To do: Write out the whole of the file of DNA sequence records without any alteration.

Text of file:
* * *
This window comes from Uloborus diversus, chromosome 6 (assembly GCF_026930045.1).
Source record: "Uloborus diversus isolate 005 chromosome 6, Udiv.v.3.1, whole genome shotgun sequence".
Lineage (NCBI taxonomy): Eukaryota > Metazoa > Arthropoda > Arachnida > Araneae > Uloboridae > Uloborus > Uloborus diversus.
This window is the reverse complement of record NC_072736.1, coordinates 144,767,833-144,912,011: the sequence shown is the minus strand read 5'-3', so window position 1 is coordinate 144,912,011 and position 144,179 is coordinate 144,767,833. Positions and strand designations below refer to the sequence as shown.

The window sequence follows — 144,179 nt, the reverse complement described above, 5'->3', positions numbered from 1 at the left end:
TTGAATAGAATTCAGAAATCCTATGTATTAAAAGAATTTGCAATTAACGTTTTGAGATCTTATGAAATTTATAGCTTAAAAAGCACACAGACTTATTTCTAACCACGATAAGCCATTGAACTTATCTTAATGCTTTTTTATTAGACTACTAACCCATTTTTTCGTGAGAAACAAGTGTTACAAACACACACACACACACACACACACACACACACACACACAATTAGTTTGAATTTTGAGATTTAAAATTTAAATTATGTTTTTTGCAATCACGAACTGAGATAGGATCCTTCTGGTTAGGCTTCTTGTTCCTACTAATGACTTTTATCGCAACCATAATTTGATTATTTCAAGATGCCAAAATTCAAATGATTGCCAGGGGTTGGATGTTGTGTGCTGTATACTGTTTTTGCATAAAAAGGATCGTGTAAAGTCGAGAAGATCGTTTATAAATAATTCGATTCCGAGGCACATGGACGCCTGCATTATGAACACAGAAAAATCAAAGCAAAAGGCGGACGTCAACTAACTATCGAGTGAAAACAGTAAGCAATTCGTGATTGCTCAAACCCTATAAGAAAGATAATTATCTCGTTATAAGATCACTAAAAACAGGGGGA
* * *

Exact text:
This window comes from Uloborus diversus, chromosome 6 (assembly GCF_026930045.1).
Source record: "Uloborus diversus isolate 005 chromosome 6, Udiv.v.3.1, whole genome shotgun sequence".
Lineage (NCBI taxonomy): Eukaryota > Metazoa > Arthropoda > Arachnida > Araneae > Uloboridae > Uloborus > Uloborus diversus.
This window is the reverse complement of record NC_072736.1, coordinates 144,767,833-144,912,011: the sequence shown is the minus strand read 5'-3', so window position 1 is coordinate 144,912,011 and position 144,179 is coordinate 144,767,833. Positions and strand designations below refer to the sequence as shown.

The window sequence follows — 144,179 nt, the reverse complement described above, 5'->3', positions numbered from 1 at the left end:
TTGAATAGAATTCAGAAATCCTATGTATTAAAAGAATTTGCAATTAACGTTTTGAGATCTTATGAAATTTATAGCTTAAAAAGCACACAGACTTATTTCTAACCACGATAAGCCATTGAACTTATCTTAATGCTTTTTTATTAGACTACTAACCCATTTTTTCGTGAGAAACAAGTGTTACAAACACACACACACACACACACACACACACACACACACACAATTAGTTTGAATTTTGAGATTTAAAATTTAAATTATGTTTTTTGCAATCACGAACTGAGATAGGATCCTTCTGGTTAGGCTTCTTGTTCCTACTAATGACTTTTATCGCAACCATAATTTGATTATTTCAAGATGCCAAAATTCAAATGATTGCCAGGGGTTGGATGTTGTGTGCTGTATACTGTTTTTGCATAAAAAGGATCGTGTAAAGTCGAGAAGATCGTTTATAAATAATTCGATTCCGAGGCACATGGACGCCTGCATTATGAACACAGAAAAATCAAAGCAAAAGGCGGACGTCAACTAACTATCGAGTGAAAACAGTAAGCAATTCGTGATTGCTCAAACCCTATAAGAAAGATAATTATCTCGTTATAAGATCACTAAAAACAGGGGGA